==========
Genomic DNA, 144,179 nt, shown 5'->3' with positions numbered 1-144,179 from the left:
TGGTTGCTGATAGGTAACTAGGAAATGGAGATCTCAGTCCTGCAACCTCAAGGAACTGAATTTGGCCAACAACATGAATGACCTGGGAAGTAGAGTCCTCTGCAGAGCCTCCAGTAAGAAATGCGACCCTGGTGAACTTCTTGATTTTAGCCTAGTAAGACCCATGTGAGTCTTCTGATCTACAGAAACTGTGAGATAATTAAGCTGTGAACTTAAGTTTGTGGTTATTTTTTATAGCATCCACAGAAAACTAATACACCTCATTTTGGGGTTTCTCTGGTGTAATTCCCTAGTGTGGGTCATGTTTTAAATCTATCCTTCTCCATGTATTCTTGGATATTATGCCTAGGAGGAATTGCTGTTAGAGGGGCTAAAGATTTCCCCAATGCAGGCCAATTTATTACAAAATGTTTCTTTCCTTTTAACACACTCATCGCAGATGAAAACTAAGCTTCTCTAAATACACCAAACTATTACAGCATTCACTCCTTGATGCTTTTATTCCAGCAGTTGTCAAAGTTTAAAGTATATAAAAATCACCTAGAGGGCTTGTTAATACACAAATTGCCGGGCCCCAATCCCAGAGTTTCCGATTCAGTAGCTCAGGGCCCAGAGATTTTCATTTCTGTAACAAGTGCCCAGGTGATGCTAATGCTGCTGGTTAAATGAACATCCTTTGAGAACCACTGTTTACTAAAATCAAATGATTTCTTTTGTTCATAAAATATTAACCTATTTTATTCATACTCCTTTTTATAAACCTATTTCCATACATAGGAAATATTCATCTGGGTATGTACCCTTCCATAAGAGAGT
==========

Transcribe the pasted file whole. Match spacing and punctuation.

Genomic DNA, 144,179 nt, shown 5'->3' with positions numbered 1-144,179 from the left:
TGGTTGCTGATAGGTAACTAGGAAATGGAGATCTCAGTCCTGCAACCTCAAGGAACTGAATTTGGCCAACAACATGAATGACCTGGGAAGTAGAGTCCTCTGCAGAGCCTCCAGTAAGAAATGCGACCCTGGTGAACTTCTTGATTTTAGCCTAGTAAGACCCATGTGAGTCTTCTGATCTACAGAAACTGTGAGATAATTAAGCTGTGAACTTAAGTTTGTGGTTATTTTTTATAGCATCCACAGAAAACTAATACACCTCATTTTGGGGTTTCTCTGGTGTAATTCCCTAGTGTGGGTCATGTTTTAAATCTATCCTTCTCCATGTATTCTTGGATATTATGCCTAGGAGGAATTGCTGTTAGAGGGGCTAAAGATTTCCCCAATGCAGGCCAATTTATTACAAAATGTTTCTTTCCTTTTAACACACTCATCGCAGATGAAAACTAAGCTTCTCTAAATACACCAAACTATTACAGCATTCACTCCTTGATGCTTTTATTCCAGCAGTTGTCAAAGTTTAAAGTATATAAAAATCACCTAGAGGGCTTGTTAATACACAAATTGCCGGGCCCCAATCCCAGAGTTTCCGATTCAGTAGCTCAGGGCCCAGAGATTTTCATTTCTGTAACAAGTGCCCAGGTGATGCTAATGCTGCTGGTTAAATGAACATCCTTTGAGAACCACTGTTTACTAAAATCAAATGATTTCTTTTGTTCATAAAATATTAACCTATTTTATTCATACTCCTTTTTATAAACCTATTTCCATACATAGGAAATATTCATCTGGGTATGTACCCTTCCATAAGAGAGT